1) Do not use the children to get back at their other parent. This is like hitting rocks with a baseball bat.  Sure, the rocks fly, but the bat is damaged as well… sometimes beyond repair.

2) Do not make plans with your children and then break them. This could cause or increase feelings of abandonment, which can be linked to severe mental health problems.

3) Do not scream and fight with each other in front of the kids.This creates stress and anxiety for children, which can lead to many physical and mental health problems. Children love both of their parents and don’t want to hear bad things about either of them.

4) Do not ask the kids to choose. Even if your child’s other parent was horrible to you, they are still a part of your child. Hurting your ex-spouse by keeping the kids from him/her hurts your children as well. (Obvious exceptions include drug use or trafficking, abuse, sexual deviance or violence.  Keep your kids safe no matter what.)

5) Do not talk to the kids about your troubles.  They are simply not old enough or mature enough to deal with that.  They will want to help you, but this won’t help anyone. If you need someone to talk to, seek help from another adult (friend, relative, or professional) Let kids be kids.

6) If you need to change visitation schedules, try your best to work that out with your ex. Be flexible when you can, and your ex-spouse will be more likely to be flexible when you need it.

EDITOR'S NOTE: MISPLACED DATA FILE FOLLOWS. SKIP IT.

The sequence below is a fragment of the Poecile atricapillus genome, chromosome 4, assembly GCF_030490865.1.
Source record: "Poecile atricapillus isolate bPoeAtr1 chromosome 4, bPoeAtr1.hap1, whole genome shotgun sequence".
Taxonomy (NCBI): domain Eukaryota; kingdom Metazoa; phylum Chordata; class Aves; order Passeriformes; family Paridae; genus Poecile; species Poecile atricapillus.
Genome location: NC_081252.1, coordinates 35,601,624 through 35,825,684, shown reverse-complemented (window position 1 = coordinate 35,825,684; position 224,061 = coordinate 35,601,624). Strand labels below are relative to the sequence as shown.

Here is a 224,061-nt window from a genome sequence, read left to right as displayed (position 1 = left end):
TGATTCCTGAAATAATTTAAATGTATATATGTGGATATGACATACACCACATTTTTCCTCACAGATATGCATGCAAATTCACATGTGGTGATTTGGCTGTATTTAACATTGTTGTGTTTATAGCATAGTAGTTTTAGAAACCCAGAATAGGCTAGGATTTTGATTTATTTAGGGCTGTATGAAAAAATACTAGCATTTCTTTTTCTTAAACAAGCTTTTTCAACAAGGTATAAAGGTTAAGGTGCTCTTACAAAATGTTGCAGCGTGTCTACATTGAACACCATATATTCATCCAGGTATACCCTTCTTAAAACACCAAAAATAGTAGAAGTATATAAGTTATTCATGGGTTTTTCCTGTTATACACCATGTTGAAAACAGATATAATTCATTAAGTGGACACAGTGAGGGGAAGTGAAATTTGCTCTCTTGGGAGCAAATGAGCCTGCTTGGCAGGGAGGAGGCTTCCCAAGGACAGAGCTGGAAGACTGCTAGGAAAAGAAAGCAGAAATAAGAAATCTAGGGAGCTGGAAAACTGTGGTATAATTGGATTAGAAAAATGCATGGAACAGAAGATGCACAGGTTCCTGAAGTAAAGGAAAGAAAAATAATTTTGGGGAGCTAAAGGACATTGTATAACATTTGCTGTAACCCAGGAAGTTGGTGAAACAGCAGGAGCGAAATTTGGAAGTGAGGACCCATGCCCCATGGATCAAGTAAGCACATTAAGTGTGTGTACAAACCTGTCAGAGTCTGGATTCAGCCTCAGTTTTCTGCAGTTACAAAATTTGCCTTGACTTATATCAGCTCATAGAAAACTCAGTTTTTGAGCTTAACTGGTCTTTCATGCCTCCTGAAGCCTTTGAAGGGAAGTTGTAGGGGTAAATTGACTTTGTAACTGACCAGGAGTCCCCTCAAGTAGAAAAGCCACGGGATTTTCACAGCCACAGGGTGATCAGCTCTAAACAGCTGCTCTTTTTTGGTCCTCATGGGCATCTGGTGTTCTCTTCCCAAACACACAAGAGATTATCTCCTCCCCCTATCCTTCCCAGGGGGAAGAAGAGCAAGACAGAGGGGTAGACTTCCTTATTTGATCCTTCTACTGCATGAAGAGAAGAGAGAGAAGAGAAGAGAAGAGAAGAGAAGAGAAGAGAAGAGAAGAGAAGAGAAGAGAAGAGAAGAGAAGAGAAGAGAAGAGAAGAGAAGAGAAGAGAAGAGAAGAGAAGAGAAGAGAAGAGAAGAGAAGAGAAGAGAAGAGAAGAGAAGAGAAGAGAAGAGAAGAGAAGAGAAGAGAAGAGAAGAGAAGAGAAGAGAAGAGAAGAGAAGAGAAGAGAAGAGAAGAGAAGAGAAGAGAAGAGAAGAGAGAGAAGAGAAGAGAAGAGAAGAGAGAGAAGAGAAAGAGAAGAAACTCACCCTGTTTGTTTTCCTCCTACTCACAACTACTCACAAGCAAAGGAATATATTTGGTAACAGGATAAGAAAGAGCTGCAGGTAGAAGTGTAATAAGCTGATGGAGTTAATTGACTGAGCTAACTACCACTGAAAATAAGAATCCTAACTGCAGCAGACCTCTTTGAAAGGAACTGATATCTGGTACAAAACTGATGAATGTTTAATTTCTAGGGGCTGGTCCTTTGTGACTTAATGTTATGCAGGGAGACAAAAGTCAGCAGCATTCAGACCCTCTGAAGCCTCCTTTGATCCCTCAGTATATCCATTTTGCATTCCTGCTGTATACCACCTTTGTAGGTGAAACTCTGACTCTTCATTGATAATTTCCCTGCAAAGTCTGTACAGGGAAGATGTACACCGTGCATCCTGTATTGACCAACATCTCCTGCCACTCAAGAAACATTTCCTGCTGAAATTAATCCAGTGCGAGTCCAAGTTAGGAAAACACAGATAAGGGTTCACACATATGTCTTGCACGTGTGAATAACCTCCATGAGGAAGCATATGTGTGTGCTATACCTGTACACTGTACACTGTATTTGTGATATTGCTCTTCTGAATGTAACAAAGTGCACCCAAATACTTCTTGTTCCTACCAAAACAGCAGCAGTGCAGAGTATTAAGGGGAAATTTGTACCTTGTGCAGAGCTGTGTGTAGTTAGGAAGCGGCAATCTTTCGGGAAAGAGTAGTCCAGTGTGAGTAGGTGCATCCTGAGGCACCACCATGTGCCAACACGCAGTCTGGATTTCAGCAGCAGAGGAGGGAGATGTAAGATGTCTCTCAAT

7) Do not send a new boyfriend/girlfriend to pick the kids up or babysit. Your kids want to see YOU, not someone else.

8) Do not ask your children to deliver messages to their other parent. This puts them in a very awkward position, and it is much more likely that the message will not be delivered properly.

9) Do not pump the kids for information about their other parent. This may make them feel that they are having to choose, or betraying their other parent. It also takes time away from more important things like talking to your kids about their day and what is important to them.

10) Do not focus on what you dislike about your ex-partner. Instead, direct your energy toward benefiting your kids.

If you or someone you know is currently going through a divorce, and are interested in more information on this subject, please contact your County Extension Office.  If you are unsure how to find the extension office, leave a comment or send an email to me.  I am more than happy to help you find the contact information!

What’s Your #1 Priority as a Parent?

teens-computerfacebookiphone TV

I recently read this blog about how the television shows our children watch could be really damaging the way they see themselves and each other. The writer of this blog focuses on The Disney Channel, and her opinions are her own, but I think her main point is very clear and very true: As parents, we should know what our kids are watching. We should be watching it too. And we should be talking to them about the messages being sent through these television shows, and whether or not they are positive.